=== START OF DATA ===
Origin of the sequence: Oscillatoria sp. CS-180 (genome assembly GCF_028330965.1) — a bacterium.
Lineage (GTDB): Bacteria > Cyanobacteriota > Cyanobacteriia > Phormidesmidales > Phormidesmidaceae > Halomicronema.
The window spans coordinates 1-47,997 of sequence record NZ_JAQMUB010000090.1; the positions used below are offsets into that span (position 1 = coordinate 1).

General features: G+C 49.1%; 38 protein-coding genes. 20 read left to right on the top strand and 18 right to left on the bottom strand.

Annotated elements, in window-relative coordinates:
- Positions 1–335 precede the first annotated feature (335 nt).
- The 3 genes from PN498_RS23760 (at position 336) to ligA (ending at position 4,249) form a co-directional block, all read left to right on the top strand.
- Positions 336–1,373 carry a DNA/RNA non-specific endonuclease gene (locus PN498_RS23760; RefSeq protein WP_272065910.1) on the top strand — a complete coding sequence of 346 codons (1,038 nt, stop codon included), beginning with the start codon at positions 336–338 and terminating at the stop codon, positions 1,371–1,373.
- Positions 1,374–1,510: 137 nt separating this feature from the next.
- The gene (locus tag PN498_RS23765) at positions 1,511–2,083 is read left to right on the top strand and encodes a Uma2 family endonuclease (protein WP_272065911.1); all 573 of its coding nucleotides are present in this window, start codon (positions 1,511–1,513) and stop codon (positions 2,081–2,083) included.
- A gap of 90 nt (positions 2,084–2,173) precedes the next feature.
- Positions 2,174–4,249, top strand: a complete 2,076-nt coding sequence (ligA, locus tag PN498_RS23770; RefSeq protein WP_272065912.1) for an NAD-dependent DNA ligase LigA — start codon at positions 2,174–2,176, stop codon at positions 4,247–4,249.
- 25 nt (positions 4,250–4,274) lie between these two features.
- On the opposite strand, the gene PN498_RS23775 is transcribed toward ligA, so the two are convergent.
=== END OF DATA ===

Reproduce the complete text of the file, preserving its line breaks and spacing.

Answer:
Origin of the sequence: Oscillatoria sp. CS-180 (genome assembly GCF_028330965.1) — a bacterium.
Lineage (GTDB): Bacteria > Cyanobacteriota > Cyanobacteriia > Phormidesmidales > Phormidesmidaceae > Halomicronema.
The window spans coordinates 1-47,997 of sequence record NZ_JAQMUB010000090.1; the positions used below are offsets into that span (position 1 = coordinate 1).

General features: G+C 49.1%; 38 protein-coding genes. 20 read left to right on the top strand and 18 right to left on the bottom strand.

Annotated elements, in window-relative coordinates:
- Positions 1–335 precede the first annotated feature (335 nt).
- The 3 genes from PN498_RS23760 (at position 336) to ligA (ending at position 4,249) form a co-directional block, all read left to right on the top strand.
- Positions 336–1,373 carry a DNA/RNA non-specific endonuclease gene (locus PN498_RS23760; RefSeq protein WP_272065910.1) on the top strand — a complete coding sequence of 346 codons (1,038 nt, stop codon included), beginning with the start codon at positions 336–338 and terminating at the stop codon, positions 1,371–1,373.
- Positions 1,374–1,510: 137 nt separating this feature from the next.
- The gene (locus tag PN498_RS23765) at positions 1,511–2,083 is read left to right on the top strand and encodes a Uma2 family endonuclease (protein WP_272065911.1); all 573 of its coding nucleotides are present in this window, start codon (positions 1,511–1,513) and stop codon (positions 2,081–2,083) included.
- A gap of 90 nt (positions 2,084–2,173) precedes the next feature.
- Positions 2,174–4,249, top strand: a complete 2,076-nt coding sequence (ligA, locus tag PN498_RS23770; RefSeq protein WP_272065912.1) for an NAD-dependent DNA ligase LigA — start codon at positions 2,174–2,176, stop codon at positions 4,247–4,249.
- 25 nt (positions 4,250–4,274) lie between these two features.
- On the opposite strand, the gene PN498_RS23775 is transcribed toward ligA, so the two are convergent.